I’m writing this article on 17th January 2019. Theresa May has just suffered a defeat in the House of Commons on her Brexit deal, and the following day she has survived a vote of no confidence. Brexit events are changing by day. To make this article as useful as possible we will cover some general principles for running small businesses in challenging conditions, as well as offering a few ideas to help with Brexit preparations.
As the old saying goes, cash is king. During these difficult times, this is more important than ever. And during turbulent times it is more likely that your income may slow, and costs may rise. For example, clients or customers may encounter cashflow issues. Naturally, they may take longer to pay you. If you’re running a thin cash balance, then delays on receivables could hurt.
Under normal circumstance we recommend our clients hold 1-3 months worth of cost coverage net of tax reserves. Unsurprisingly, we recommend regularly reviewing your cash position, planning income and expenditure, and considering whether to hold more than normal.
For us, a solid margin is a sign that the business is likely to be long-term sustainable. We need to ensure that these are protected and maintained. We recommend setting targets and closely monitoring, ideally monthly using trended and/or seasonal data from previous years to identify any abnormal changes as soon as possible.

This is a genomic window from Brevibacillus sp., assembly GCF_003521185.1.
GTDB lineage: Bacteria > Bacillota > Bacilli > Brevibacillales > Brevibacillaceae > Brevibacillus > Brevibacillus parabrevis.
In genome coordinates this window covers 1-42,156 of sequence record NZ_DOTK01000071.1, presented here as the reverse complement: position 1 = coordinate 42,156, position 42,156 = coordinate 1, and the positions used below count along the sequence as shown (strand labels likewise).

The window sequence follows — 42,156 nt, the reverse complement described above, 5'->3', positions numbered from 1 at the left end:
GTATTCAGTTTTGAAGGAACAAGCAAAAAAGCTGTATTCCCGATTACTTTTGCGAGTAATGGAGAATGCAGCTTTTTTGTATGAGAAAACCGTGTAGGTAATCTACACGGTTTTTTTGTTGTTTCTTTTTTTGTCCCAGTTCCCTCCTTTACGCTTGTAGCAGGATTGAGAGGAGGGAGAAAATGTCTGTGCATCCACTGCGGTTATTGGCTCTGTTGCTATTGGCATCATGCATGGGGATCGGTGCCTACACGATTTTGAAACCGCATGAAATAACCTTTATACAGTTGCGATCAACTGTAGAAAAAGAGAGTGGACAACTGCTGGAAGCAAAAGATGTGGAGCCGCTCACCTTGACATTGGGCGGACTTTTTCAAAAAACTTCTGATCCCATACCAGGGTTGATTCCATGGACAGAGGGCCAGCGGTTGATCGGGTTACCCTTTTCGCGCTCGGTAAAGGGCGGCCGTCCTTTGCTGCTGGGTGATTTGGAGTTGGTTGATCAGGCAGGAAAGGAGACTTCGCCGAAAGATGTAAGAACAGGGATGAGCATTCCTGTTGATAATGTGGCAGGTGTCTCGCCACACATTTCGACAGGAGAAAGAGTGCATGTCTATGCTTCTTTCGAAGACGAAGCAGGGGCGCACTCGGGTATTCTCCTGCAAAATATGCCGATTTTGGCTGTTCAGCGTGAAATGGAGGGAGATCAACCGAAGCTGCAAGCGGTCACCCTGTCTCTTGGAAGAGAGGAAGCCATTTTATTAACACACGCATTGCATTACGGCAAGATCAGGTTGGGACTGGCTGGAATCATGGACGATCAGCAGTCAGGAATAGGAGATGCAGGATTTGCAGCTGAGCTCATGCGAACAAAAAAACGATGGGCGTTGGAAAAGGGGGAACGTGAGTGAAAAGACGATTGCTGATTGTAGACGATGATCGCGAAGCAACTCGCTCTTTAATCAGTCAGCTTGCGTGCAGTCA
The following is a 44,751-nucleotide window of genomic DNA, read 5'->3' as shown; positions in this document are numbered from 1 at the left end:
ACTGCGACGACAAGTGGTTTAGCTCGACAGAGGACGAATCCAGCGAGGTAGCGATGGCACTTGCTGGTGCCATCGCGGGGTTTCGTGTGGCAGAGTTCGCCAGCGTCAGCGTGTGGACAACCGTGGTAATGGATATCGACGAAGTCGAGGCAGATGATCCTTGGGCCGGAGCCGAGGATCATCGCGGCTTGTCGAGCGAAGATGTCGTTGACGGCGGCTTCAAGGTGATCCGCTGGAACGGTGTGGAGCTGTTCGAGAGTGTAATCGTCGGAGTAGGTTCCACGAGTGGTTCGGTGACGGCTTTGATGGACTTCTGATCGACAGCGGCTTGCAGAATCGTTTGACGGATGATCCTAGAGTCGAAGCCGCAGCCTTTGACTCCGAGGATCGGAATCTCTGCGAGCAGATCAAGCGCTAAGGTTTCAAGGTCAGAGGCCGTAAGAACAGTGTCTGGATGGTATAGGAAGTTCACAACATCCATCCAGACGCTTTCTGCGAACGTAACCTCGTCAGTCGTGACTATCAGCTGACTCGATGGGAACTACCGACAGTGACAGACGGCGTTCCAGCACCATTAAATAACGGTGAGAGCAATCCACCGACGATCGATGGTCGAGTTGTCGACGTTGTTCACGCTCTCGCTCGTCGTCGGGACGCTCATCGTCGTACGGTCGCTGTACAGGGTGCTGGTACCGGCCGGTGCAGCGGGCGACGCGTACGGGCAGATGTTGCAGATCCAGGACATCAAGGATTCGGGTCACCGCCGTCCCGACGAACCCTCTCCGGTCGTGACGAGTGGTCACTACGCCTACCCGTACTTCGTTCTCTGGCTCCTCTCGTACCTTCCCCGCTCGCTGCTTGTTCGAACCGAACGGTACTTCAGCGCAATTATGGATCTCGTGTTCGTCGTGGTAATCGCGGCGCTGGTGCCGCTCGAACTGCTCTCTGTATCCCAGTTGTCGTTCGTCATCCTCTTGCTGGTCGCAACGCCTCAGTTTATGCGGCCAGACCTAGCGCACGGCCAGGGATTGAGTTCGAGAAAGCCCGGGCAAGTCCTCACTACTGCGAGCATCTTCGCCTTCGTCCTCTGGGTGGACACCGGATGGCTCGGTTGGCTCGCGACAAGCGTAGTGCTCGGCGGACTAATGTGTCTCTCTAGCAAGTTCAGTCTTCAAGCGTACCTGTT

Winning New Work
Very few businesses (if any) can survive without a pipeline of new work. In our experience, what happens in the pipeline is often reflected in the financials a few months later. Monitoring the pipeline can serve as an early warning mechanism for any future financial issues – so keep a close eye on it.
Delivering The Work
We benchmark our clients on productivity metrics such as effective hourly rates and net profit per full-time equivalent. This helps us to identify parts of a business that may be less productive than they could be. Management can then take steps to investigate and/or drive better performance.
During difficult times, it’s important that we achieve as much as possible with our existing resources. Achieving £1 of better performance from existing resources may prove to be easier than winning £1 of new work.
In project management we have a concept called a RAID log, which stands for Risks, Assumptions, Issues and Dependencies.
We recommend that small businesses take a few minutes to brainstorm using each of these headings to identify points of concern.
For example, an obvious risk is that no deal is reached with the EU, and that trade with mainland Europe becomes slower and more complex. An assumption might be that it will be possible to transport stock with, at worst, a one week day delay, from mainland Europe to the UK post-Brexit. A dependency might be having a key supplier in mainland Europe. An issue might be customers starting to delay purchases due to Brexit uncertainty and the pipeline slowing.
Once you’ve identified the major points of concern these can be prioritised and actions can be taken as appropriate.